By Mark Casciari and James Hlawek

Seyfarth Synopsis:  A federal district court denied a motion to dismiss an ERISA complaint that was based in large part on secondhand “information and belief” allegations about the defendants’ business operations.  The decision serves as a warning to defendants that they may be forced into costly discovery based on

By: Rebecca K. Bryant, Sam M. Schwartz-Fenwick, and Ian H. Morrison

Seyfarth Synopsis: A recent 10th Circuit decision holding that in order for the abuse of discretion standard to apply in litigation the claims administrator must provide participants with actual notice of discretionary authority or notice of a document affecting standard of review

By: Mark Casciari and Michael W. Stevens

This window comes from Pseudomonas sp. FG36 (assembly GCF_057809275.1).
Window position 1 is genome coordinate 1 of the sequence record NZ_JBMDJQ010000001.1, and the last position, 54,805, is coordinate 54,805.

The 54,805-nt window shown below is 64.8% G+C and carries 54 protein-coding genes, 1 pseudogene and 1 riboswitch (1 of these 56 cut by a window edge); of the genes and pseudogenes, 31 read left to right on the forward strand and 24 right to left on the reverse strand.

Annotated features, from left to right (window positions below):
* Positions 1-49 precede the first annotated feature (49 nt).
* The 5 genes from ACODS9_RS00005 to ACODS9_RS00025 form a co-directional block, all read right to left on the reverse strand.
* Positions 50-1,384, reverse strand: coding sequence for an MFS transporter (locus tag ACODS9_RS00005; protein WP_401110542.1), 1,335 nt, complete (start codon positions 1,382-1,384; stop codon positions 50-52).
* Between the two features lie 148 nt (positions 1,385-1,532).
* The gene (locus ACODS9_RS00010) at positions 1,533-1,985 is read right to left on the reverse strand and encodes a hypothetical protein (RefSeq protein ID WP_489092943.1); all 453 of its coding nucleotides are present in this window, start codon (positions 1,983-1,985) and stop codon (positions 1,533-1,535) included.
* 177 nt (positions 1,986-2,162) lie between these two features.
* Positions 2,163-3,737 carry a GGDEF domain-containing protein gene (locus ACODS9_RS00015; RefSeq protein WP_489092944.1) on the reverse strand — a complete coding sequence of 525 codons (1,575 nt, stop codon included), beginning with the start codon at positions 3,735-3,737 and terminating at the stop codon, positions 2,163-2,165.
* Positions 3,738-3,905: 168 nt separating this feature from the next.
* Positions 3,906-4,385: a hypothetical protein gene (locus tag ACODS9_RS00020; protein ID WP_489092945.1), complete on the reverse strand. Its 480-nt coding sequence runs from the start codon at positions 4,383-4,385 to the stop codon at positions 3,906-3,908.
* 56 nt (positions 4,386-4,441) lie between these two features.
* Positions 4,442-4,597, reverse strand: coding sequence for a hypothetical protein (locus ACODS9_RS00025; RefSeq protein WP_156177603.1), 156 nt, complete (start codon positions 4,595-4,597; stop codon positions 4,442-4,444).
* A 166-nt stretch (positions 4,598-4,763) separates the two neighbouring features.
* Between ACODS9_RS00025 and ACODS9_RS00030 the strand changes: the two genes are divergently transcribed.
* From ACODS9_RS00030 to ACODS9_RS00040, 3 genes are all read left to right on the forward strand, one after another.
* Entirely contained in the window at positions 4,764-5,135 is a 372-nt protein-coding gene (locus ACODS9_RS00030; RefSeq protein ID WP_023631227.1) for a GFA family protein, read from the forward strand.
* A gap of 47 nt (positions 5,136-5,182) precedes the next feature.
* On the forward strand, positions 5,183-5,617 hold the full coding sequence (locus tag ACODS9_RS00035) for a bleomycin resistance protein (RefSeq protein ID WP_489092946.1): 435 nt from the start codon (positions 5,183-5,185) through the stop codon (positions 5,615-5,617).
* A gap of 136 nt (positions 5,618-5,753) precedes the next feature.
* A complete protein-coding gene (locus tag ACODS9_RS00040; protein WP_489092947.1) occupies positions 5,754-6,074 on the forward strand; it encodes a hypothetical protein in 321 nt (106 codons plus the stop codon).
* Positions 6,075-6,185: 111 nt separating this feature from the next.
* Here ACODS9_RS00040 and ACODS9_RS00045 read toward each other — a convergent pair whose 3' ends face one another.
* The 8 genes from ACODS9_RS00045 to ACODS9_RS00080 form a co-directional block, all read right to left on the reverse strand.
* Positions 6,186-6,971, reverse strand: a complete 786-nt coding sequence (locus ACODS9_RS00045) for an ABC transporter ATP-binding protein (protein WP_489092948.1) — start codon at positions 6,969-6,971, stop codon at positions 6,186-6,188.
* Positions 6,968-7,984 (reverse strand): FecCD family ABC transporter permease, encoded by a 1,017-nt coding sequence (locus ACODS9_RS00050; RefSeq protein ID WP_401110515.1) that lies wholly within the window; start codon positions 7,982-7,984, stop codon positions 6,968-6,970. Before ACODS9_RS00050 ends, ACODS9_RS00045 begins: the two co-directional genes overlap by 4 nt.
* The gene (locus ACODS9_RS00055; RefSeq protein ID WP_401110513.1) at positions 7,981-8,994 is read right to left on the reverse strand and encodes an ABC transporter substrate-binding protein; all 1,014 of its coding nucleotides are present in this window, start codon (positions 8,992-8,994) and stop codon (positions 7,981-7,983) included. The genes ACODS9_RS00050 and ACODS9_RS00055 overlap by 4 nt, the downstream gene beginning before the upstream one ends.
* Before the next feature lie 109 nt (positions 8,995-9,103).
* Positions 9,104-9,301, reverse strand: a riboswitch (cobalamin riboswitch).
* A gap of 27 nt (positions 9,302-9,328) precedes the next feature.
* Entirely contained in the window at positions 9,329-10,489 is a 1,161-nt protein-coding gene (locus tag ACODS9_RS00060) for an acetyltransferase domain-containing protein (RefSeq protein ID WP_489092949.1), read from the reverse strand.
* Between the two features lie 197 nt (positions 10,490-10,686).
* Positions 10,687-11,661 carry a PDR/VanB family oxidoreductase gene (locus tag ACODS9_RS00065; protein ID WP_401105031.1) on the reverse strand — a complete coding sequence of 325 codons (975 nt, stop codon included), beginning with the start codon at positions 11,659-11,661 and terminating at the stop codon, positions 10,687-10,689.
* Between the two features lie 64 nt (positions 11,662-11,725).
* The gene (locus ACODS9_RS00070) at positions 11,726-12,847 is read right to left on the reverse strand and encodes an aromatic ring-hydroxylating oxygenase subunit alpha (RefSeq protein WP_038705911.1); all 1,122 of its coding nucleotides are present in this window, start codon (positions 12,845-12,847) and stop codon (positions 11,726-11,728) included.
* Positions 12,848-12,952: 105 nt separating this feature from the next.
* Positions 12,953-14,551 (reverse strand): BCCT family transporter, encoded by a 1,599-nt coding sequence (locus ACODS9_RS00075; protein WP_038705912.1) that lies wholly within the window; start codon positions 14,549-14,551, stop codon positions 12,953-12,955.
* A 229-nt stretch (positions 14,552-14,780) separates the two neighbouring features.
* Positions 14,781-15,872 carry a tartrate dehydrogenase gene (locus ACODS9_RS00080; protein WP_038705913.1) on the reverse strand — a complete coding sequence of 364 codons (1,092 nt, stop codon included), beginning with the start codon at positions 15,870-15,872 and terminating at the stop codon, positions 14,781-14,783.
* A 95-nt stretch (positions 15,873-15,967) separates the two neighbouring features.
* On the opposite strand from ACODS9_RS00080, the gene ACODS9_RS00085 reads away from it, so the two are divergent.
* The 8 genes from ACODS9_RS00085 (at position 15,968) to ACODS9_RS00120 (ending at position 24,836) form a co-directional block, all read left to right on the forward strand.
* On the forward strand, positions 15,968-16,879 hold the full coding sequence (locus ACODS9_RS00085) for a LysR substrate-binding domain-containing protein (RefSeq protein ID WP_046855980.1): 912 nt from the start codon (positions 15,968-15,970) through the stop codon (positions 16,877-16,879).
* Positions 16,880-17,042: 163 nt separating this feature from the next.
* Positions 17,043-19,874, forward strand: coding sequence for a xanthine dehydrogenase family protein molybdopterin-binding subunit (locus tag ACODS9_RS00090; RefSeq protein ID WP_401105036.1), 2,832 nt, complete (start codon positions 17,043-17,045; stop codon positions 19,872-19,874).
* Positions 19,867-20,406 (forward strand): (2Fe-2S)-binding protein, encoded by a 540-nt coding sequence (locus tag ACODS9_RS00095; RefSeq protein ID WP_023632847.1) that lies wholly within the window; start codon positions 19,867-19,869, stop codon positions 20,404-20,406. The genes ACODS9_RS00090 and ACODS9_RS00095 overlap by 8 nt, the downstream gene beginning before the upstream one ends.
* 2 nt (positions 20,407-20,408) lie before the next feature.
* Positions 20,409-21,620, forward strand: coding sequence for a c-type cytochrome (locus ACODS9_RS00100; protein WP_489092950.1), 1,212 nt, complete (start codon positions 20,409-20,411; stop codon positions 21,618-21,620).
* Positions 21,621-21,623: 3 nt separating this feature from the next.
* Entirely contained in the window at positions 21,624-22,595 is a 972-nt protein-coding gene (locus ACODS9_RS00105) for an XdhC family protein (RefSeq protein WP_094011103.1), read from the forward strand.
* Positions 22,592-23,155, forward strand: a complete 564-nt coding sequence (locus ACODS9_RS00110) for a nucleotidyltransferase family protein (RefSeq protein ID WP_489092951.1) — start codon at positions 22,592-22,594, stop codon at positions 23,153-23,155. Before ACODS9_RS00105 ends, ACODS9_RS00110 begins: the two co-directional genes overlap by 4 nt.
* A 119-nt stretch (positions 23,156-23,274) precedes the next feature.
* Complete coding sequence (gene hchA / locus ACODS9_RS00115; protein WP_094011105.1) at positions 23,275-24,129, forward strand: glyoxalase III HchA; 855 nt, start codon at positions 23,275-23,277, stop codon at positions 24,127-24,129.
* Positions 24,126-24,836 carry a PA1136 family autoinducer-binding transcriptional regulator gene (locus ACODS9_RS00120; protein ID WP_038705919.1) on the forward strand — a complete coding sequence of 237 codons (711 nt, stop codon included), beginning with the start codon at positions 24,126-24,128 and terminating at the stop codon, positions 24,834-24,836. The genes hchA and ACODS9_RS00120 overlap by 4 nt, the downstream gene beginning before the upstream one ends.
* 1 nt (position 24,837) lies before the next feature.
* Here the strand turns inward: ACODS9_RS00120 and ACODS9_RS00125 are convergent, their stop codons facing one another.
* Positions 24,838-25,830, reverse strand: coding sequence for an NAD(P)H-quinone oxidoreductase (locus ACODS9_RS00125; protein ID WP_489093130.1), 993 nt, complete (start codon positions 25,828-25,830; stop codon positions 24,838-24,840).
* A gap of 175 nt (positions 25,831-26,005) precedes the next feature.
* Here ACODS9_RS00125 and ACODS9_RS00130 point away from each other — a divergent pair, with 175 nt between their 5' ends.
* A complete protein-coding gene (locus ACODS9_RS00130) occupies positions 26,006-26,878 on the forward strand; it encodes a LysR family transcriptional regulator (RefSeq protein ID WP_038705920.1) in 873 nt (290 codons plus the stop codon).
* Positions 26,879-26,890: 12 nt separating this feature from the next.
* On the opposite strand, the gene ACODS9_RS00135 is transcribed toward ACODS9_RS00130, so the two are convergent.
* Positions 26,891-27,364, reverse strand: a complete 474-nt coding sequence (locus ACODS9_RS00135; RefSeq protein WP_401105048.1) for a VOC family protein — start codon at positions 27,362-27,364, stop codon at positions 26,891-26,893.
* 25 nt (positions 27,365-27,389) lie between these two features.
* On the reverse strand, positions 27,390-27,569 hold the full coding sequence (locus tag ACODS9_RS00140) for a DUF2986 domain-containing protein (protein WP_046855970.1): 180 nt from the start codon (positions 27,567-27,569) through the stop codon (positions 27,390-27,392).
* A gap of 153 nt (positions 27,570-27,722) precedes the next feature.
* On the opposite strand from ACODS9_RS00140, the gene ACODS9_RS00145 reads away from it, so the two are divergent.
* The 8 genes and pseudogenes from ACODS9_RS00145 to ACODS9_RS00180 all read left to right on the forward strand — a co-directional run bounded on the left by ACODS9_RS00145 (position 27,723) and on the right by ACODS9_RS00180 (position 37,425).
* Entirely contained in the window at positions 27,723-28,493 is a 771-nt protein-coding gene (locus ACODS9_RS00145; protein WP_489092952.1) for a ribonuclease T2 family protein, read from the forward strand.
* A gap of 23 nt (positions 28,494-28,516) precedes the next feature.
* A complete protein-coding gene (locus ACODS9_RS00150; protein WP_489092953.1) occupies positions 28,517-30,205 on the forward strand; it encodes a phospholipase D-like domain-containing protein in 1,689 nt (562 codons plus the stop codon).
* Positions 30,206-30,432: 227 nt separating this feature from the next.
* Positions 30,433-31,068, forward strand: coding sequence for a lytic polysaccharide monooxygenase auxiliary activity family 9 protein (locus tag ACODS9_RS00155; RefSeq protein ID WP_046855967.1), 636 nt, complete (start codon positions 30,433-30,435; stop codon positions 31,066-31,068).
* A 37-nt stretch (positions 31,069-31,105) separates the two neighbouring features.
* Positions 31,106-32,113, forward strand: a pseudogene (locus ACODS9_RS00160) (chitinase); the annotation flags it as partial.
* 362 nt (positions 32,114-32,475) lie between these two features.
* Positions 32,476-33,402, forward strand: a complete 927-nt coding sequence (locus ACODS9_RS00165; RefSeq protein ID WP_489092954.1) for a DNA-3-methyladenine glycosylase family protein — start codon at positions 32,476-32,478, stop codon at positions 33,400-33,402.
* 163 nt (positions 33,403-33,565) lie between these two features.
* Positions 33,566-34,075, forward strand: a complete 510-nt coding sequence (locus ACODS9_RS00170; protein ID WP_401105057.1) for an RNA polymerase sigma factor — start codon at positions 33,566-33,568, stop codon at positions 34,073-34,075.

Seyfarth Synopsis: A recent Supreme Court decision on federal securities law may hold ramifications for ERISA practitioners by addressing whether disgorgement is an equitable remedy.

ERISA’s civil enforcement provisions generally allow the federal courts to award appropriate “equitable” relief. A permissible equitable remedy is disgorgement, which, in

By Michael W. Stevens and Mark Casciari

Seyfarth Synopsis:  The Supreme Court dismissed, prior to any discovery, claims of ERISA fiduciary breach because the plan participant-plaintiffs failed to show that the alleged breaches caused them concrete injury.  As a general matter, this decision will make it more difficult for plaintiffs to claim ERISA violations in